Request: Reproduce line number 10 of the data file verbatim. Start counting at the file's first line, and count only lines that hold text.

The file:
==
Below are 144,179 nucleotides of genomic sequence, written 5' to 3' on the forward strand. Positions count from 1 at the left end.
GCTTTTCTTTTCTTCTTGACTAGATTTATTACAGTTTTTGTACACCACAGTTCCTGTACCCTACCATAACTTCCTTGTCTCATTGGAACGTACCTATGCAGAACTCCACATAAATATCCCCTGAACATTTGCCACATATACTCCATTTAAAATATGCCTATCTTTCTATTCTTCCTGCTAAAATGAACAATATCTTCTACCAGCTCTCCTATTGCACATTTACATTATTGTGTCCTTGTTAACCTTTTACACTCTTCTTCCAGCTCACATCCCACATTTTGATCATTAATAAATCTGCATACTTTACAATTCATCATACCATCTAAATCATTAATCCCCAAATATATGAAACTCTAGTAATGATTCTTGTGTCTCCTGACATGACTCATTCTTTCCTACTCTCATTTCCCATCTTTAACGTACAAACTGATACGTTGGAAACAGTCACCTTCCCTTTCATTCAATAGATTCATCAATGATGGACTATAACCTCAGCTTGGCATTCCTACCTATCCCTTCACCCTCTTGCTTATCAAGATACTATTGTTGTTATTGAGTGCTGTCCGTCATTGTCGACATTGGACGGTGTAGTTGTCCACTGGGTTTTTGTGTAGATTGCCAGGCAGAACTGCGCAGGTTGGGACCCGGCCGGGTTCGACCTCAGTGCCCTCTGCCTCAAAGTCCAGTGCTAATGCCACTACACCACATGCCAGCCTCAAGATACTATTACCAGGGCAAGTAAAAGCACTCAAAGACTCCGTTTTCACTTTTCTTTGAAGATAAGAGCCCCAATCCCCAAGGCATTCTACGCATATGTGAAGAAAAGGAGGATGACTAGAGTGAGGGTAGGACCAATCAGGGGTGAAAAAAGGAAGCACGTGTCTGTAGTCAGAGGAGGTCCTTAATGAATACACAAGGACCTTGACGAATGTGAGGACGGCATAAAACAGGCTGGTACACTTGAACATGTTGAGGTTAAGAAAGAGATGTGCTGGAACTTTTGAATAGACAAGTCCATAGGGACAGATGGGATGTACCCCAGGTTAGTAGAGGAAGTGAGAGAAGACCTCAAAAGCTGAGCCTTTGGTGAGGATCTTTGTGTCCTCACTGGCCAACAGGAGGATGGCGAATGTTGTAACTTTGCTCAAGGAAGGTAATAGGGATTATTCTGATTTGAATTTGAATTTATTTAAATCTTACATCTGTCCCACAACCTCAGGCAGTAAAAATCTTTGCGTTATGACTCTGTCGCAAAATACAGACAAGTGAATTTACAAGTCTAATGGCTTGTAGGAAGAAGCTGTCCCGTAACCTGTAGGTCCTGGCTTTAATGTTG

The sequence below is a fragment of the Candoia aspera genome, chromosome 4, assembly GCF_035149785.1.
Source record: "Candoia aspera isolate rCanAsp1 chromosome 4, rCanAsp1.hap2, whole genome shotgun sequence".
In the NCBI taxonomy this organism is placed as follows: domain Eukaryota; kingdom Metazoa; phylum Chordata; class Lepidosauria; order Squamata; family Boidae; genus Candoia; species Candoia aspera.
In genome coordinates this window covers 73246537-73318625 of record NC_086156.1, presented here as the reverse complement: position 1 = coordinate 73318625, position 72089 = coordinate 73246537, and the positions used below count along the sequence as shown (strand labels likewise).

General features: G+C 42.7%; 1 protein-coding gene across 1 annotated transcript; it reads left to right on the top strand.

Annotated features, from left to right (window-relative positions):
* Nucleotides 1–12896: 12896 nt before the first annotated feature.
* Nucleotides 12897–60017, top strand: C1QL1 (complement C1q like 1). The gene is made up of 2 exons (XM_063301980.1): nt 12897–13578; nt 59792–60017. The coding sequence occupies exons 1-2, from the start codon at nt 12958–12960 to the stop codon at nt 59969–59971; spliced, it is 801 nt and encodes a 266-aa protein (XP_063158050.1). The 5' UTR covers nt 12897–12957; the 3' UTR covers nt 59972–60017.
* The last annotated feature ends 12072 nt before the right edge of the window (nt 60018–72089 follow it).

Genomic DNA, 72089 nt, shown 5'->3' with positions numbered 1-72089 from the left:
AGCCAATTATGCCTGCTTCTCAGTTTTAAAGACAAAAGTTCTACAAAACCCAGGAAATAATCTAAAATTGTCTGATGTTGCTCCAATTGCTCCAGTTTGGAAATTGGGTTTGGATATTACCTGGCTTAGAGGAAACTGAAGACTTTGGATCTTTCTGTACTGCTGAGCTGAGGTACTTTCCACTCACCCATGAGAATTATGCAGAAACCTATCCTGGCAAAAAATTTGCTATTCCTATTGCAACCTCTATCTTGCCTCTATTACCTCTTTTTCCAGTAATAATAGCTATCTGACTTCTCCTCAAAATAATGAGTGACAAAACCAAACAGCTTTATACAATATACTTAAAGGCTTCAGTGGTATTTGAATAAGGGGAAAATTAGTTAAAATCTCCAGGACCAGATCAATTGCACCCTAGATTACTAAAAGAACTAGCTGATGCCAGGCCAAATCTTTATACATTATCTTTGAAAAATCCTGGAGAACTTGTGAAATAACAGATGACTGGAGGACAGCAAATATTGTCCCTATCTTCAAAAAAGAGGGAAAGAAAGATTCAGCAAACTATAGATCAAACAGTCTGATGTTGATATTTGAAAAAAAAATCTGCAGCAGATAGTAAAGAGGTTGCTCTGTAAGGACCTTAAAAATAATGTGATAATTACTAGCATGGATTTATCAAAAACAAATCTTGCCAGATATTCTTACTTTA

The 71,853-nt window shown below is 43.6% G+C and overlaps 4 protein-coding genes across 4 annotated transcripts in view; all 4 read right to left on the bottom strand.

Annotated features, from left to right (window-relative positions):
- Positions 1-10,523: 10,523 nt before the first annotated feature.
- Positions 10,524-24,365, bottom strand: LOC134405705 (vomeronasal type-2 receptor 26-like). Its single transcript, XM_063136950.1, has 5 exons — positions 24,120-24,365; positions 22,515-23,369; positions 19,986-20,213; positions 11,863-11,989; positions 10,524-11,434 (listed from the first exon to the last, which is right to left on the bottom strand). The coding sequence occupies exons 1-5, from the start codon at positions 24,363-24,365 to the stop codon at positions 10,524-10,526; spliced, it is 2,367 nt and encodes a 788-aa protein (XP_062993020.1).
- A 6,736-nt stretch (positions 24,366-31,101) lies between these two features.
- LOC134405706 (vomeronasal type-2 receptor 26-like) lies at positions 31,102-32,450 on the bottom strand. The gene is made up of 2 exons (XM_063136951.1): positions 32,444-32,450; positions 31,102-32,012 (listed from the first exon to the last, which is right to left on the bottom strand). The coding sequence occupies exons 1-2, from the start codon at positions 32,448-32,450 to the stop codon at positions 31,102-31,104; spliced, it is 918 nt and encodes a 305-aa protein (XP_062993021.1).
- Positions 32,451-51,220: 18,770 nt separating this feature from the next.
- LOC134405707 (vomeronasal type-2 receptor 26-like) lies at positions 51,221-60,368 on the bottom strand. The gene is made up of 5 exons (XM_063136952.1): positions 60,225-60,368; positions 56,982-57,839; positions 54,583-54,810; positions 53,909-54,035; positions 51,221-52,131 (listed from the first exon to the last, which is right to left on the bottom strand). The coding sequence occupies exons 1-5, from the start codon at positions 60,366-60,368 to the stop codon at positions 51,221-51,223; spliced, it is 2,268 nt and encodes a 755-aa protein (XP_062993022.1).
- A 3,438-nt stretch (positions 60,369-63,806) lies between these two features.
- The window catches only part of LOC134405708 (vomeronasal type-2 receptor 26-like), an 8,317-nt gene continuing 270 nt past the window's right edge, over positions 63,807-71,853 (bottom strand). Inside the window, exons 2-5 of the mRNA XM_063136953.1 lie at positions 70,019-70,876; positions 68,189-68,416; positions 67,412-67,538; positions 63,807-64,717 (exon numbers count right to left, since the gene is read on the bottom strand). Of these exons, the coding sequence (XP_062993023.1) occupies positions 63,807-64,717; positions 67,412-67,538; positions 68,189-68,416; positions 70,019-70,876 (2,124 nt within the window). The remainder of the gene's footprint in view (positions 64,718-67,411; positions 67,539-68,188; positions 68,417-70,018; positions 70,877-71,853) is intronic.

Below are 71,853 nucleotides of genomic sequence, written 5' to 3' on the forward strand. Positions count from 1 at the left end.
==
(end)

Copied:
* Nucleotides 12897–60017, top strand: C1QL1 (complement C1q like 1). The gene is made up of 2 exons (XM_063301980.1): nt 12897–13578; nt 59792–60017. The coding sequence occupies exons 1-2, from the start codon at nt 12958–12960 to the stop codon at nt 59969–59971; spliced, it is 801 nt and encodes a 266-aa protein (XP_063158050.1). The 5' UTR covers nt 12897–12957; the 3' UTR covers nt 59972–60017.